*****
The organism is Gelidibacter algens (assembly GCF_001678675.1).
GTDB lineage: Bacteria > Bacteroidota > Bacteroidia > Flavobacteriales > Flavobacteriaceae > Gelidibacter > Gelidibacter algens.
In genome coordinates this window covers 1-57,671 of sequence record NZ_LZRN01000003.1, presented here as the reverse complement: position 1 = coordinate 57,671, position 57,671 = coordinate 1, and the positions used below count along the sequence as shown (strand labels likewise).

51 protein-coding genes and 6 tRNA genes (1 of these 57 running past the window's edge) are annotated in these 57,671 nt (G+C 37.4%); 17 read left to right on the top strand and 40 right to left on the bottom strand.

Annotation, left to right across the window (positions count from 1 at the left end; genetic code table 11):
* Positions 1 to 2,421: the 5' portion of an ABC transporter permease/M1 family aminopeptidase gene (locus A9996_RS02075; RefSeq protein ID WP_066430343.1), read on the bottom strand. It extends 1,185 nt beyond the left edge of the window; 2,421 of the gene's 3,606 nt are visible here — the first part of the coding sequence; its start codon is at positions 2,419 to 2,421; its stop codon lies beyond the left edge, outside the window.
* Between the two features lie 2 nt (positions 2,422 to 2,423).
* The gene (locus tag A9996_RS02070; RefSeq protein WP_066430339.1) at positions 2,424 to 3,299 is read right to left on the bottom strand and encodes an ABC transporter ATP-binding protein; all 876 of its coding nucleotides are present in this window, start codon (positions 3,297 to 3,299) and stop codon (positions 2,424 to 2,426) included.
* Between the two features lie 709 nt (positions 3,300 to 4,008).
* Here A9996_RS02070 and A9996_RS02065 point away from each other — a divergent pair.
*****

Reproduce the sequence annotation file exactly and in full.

The organism is Gelidibacter algens (assembly GCF_001678675.1).
GTDB lineage: Bacteria > Bacteroidota > Bacteroidia > Flavobacteriales > Flavobacteriaceae > Gelidibacter > Gelidibacter algens.
In genome coordinates this window covers 1-57,671 of sequence record NZ_LZRN01000003.1, presented here as the reverse complement: position 1 = coordinate 57,671, position 57,671 = coordinate 1, and the positions used below count along the sequence as shown (strand labels likewise).

51 protein-coding genes and 6 tRNA genes (1 of these 57 running past the window's edge) are annotated in these 57,671 nt (G+C 37.4%); 17 read left to right on the top strand and 40 right to left on the bottom strand.

Annotation, left to right across the window (positions count from 1 at the left end; genetic code table 11):
* Positions 1 to 2,421: the 5' portion of an ABC transporter permease/M1 family aminopeptidase gene (locus A9996_RS02075; RefSeq protein ID WP_066430343.1), read on the bottom strand. It extends 1,185 nt beyond the left edge of the window; 2,421 of the gene's 3,606 nt are visible here — the first part of the coding sequence; its start codon is at positions 2,419 to 2,421; its stop codon lies beyond the left edge, outside the window.
* Between the two features lie 2 nt (positions 2,422 to 2,423).
* The gene (locus tag A9996_RS02070; RefSeq protein WP_066430339.1) at positions 2,424 to 3,299 is read right to left on the bottom strand and encodes an ABC transporter ATP-binding protein; all 876 of its coding nucleotides are present in this window, start codon (positions 3,297 to 3,299) and stop codon (positions 2,424 to 2,426) included.
* Between the two features lie 709 nt (positions 3,300 to 4,008).
* Here A9996_RS02070 and A9996_RS02065 point away from each other — a divergent pair.